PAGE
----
In Part 1 I wrote about the main ideas and themes that underlie the Commons. I ended by saying there was something more there.
This is that “something more,” the buried gold there in the “we-spaces” just waiting our attention.
And it has been buried. It’s “buriedness” is a measure of its potency. Our group gatherings and the conversations within them have a hidden potential that we don’t discuss or acknowledge and in fact are almost entirely unaware of. We notice some of the offshoots and trappings of this purpose, but we don’t see the thing itself. It’s unnoticed because ever present – like water for fishes.
So what’s this hidden thing?
It hides behind the overt purpose of a group or a conversation; that overt purpose is whatever the ostensible point of the gathering or conversation is.
But the hidden purpose is that it establishes the speaker’s right to be connected and a part of. In short to belong. And it establishes not only the right to be connected and belong but his or her precise status as well, updated to the moment.
Groups and gatherings and the conversations in them – all human systems – have a complex, unspoken, and unconscious set of rules for how they’re to be conducted. These rules determine the degree of authenticity, the amount of disclosure tolerated, the vulnerability or lack of vulnerability of that disclosure, the time elapsed before one can be interrupted, amount of silence, language used.
And of course, we don’t choose how these facets are to be managed any more than we consciously choose how to form a sentence. None of us do. We just open our mouths and speak. And in a similar way we just act in order to show that we understand the rules and are not an outsider, that we’re not “them,” that we belong.
There’s an excellent way to see whether this is true or not, one you can test for yourself: change the rule, the agreement by which you come together and see how everything changes. This is of course what we’re doing on our calls here on the Commons.
What happens when you change the rules?
The sense of “I” changes. The sense of “we” or the group changes. And the world we see around us changes.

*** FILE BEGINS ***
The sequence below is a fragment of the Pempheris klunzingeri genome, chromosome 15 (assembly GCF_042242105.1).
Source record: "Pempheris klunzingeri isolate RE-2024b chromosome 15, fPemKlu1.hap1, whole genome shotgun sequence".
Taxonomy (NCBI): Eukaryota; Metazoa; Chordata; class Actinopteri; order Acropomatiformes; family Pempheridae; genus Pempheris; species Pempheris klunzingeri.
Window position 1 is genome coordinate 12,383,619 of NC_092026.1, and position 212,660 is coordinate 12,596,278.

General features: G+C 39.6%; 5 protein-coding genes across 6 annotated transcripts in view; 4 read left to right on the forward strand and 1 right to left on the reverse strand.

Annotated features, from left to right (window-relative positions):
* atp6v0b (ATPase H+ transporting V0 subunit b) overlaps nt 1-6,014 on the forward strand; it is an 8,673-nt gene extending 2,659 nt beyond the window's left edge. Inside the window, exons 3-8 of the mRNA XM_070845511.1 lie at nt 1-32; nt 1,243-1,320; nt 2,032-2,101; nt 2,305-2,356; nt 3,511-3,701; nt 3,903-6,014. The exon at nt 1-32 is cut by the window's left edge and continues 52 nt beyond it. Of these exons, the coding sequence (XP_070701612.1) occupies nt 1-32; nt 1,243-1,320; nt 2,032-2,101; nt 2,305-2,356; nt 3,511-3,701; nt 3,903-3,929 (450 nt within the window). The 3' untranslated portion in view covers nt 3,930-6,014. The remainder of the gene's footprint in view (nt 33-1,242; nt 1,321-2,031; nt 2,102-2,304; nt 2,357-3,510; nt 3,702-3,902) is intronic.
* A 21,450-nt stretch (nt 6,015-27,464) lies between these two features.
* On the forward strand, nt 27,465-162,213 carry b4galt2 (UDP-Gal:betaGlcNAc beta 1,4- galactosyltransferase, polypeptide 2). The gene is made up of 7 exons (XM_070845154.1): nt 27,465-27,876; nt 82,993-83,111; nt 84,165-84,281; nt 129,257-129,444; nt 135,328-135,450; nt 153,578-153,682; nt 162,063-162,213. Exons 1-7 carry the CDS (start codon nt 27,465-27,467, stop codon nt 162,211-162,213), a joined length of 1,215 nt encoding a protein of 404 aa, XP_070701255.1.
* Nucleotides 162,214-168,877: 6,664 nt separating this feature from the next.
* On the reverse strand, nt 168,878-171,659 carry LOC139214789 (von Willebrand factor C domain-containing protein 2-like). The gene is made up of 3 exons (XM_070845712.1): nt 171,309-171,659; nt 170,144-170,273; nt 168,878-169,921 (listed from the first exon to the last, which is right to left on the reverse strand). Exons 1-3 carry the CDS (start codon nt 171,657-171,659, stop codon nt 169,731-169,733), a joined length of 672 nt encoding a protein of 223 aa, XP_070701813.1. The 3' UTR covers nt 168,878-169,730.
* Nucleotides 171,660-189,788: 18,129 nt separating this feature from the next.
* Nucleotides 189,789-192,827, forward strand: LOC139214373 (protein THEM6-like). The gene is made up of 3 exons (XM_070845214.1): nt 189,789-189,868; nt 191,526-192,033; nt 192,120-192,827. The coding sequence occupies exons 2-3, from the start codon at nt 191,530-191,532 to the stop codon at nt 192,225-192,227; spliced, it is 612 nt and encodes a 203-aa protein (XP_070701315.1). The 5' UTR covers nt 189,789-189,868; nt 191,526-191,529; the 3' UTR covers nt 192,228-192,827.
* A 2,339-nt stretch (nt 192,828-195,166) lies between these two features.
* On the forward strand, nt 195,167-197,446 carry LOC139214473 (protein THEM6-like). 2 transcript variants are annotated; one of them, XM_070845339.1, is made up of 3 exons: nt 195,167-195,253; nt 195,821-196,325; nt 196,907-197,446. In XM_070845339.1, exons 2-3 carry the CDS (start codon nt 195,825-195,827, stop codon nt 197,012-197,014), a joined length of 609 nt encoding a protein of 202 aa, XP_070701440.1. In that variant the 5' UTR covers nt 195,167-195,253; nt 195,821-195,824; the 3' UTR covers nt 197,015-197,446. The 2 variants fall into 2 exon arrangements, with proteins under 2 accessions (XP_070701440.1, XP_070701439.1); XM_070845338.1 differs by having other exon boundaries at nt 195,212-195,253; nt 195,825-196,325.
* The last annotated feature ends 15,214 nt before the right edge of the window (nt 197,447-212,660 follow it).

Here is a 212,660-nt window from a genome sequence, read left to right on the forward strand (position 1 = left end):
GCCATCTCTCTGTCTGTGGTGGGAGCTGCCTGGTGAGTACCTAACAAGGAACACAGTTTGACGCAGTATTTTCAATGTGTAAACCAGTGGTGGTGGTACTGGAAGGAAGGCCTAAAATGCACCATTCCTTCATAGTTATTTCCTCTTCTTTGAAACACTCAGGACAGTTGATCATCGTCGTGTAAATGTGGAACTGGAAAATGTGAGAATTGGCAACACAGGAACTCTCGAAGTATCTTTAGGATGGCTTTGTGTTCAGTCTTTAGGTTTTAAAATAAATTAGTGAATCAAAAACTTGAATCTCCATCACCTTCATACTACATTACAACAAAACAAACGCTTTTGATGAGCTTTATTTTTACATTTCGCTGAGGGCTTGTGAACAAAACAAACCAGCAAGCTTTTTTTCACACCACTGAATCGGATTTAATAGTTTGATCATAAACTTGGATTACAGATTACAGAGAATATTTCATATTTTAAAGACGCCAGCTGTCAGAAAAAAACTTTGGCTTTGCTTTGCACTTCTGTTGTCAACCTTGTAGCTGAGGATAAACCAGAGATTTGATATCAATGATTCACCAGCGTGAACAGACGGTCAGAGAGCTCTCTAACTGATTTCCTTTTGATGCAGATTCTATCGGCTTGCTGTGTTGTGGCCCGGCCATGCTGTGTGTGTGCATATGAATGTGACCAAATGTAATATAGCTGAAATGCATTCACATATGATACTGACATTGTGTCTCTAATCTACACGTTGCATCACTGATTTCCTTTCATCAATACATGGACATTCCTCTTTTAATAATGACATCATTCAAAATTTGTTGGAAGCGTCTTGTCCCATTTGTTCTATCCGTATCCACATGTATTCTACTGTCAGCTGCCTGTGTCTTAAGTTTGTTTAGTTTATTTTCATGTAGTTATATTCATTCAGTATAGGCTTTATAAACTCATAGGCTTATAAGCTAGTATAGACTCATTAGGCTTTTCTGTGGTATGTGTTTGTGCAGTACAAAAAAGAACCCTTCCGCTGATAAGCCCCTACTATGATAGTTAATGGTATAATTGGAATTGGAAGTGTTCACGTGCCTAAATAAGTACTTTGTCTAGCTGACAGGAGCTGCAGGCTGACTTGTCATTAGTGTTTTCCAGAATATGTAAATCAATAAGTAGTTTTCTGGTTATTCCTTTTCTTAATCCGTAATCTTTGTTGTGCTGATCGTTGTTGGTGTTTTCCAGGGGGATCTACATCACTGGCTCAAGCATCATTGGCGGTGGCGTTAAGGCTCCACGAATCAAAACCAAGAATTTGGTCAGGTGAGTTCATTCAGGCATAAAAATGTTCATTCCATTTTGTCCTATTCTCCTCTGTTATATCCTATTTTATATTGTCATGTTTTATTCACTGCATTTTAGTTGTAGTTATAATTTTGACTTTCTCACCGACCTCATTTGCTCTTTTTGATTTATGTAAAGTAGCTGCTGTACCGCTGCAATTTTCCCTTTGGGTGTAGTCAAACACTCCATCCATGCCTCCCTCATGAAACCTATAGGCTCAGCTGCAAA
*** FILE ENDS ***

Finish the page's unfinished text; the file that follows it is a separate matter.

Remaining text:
If we change the group and conversational rules by mutual agreement and create a structure that builds in the new rule (rather than just give it lip service), immediately there’s a shift. Immediately a new conversation ensues.
There are many many kids of agreements and “new rules” but the deepest one, that one that underlies the others is ths:
Everyone equally belongs!
Change everything by making the structure reflect that everyone belongs equally. Everyone has an equal place and an equal right to be at this round table because of who they are.
The quality that arises in the group when this equality is viscerally understood is trust. Trust is knowing you are one among equals. When trust is in the room, immediately you are free to bring up what’s so you, what you really care about.
Because why wouldn’t you? Immediately you relax a little (or a lot) more. Immediately your intuition, heart, soul (call it what you will) starts radiating into the common space, commingling with who and what’s there.
(Interestingly the age-old “spiritual” problem of ego ceases to be such a problem. Ego is the ongoing effort to maintain status when we sense our belonging is conditional and needs to be maintained.)
The sense of self shifts profoundly and sometimes a safety is felt for the first time ever. It’s a beautiful thing to see and feel, to be part of!
When you feel insecure in a group, you don’t imagine it’s because the group rules are creating pressure to conform in a way that doesn’t respect your sovereignty. On the contrary you tend to think it’s because you’re lacking in some way.
Crazily enough, though we don’t talk about it, this insecurity is the norm socially. It’s at the root of “keeping up with the Jones’ who are also keeping up with you. Most everyone feels they’re lacking in some way and is not sure he or she really belongs. But of course we don’t normally recognize that. Instead we’re tempted to think it’s about us, that it’s our fault, something wrong with us.
I submit that this common sense of not being sure one unconditionally belongs, this subtle need to maintain belongingness moment to moment is an ubiquitous and unconscious rule of social groups and gatherings of all kinds.
It’s this that’s under pressure to change. It’s the identification with a common “us” that defines the global “awakening” underway . . . because only an “us” without a “them” can ensure a liveable future.
Our “us” and “them” categories stem from an evolutionary past of scarcity and survivorship in which belongingness and group solidarity depended on believing what the group believes and shunning the others who don’t. Now it’s truer to say they depend on room for all.
So it’s a wondrous and beautiful thing to discover, if we do, that the depths of our being are unshakeably and gloriously ours and not subtly off-limits while we busy ourselves protecting our right to belong. In this discovery, our deep resources, qualities of the whole, are also recognized as part of the common treasure, reflecting the frequent observation noticed in good groups that we’re more than the sum of our parts.
It’s a big relief to know that who we are isn’t really subject to the unconscious whims of the groups we belong to.
Many people, when clearly invited, find their way to the deeper level of trust that’s available when a group’s operating rules make full room for all of us. That deeper level of trust isn’t usual but it’s not so difficult.
Fewer of us have yet dared to think of the repercussions if we were to work with this emerging potential and mutually care for the new agreements we make together.
But those repercussion discussion is for another post! We’ve hardly got here yet!